A young Johann von Ravenstein - photographed in dress uniform in 1910
May 1918
Generalleutnant Johann von Ravenstein wearing his Knight's Cross of the Iron Cross and Prussian Pour le Mérite Order

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NAME:      Generalleutnant Johann “Hans” Theodor von Ravenstein

PW NO:        22301
RANK:          Generalleutnant
CAPTURED: Vicinity of Tobruk, North Africa
DATE:           29 November 1941


DATE OF BIRTH:     1 January 1889
PLACE OF BIRTH:   Strehlen
DATE OF DEATH:   26 March 1962
NATIONALITY:       German
RELIGION:               Evangelical
OCCUPATION:       Army Officer
HEIGHT:                   Unknown
WEIGHT:                  65kgs
HAIR COLOUR:       Fair
EYE COLOUR:         Blue
NEXT OF KIN:         Elisabeth Ravenstein, Iserlohn, Buergergarten (British Zone)

Commands & Assignments (included):

Photographed at Tobruk shortly after his capture
by New Zealand troops, 29 November 1941.

Decorations (included)

This unique photo depicts then Oberst von Ravenstein (left)
in conversation with King Boris III of Bulgaria (right).

Letter from Frau Elisabeth von Ravenstein to Rowland Ryder as quoted in his book Ravenstein: Portrait of a German General (Hamish Hamilton, Ltd., London, 1978, page 170):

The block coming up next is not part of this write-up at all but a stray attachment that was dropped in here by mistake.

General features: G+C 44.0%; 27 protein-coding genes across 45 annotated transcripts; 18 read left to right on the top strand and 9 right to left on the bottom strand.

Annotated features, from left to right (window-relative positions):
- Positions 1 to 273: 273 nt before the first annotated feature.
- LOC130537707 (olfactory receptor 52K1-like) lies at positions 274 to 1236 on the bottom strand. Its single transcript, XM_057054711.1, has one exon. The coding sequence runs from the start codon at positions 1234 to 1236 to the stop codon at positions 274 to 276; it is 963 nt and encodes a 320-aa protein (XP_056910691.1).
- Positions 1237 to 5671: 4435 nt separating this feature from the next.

He [Generalleutnant Johann von Ravenstein] rather disliked Bridgend in comparison to the camp in Canada [Bowmannville] where they had found great understanding. At Bridgend the generals were more strictly confined than the orderlies. The latter were allowed occasional visits to English families they knew, but not the generals. What my husband regretted very much at Bridgend was the fact that it was entirely a general's camp, the majority "Hitler's generals" which was what we called rapidly promoted officers, who may have been efficient, but whose bearing and manners were not what one understood a general to posses. At Bowmannville there had been only young POW officers; thus my husband was able to work with them and for them: listening, advising, trying to patch up family marriages, etc. Apart from the favourable external circumstances-the farm, the lecture courses, and finally even the connection with Toronto University, which allowed its professors to visit the camp-to co-organize, just to help was very much in his line.


Boris III's six-year-old son, Simeon II, ascended to the throne in 1943 upon the death of his father. Simeon fled the country in 1946 when the Communists took over and lived in exile in Spain until just recently.

Simeon never abdicated the throne, so his title of "King of Bulgaria" remained valid. He goes by the name of "Mr. Saxe-Coburg-Gotha," his royal house title. He's a distant cousin of Queen Elizabeth II who is also of the House of Saxe-Coburg-Gotha via her relation to Albert, Prince Consort of Queen Victoria.

Simeon Saxe-Coburg-Gotha Named New Prime Minister

The first monarch from Eastern Europe to return to political power in his homeland since the collapse of Communism. In a historic first for Eastern Europe, former King Simeon Saxe-Coburg-Gotha accepted the role of prime minister on July 12, with full support of the party he founded, the National Movement Simeon II (NMS). "With great emotion but with a sense of responsibility, and having in mind the trust that the voters gave me on June 17, I accept this proposal," Simeon said.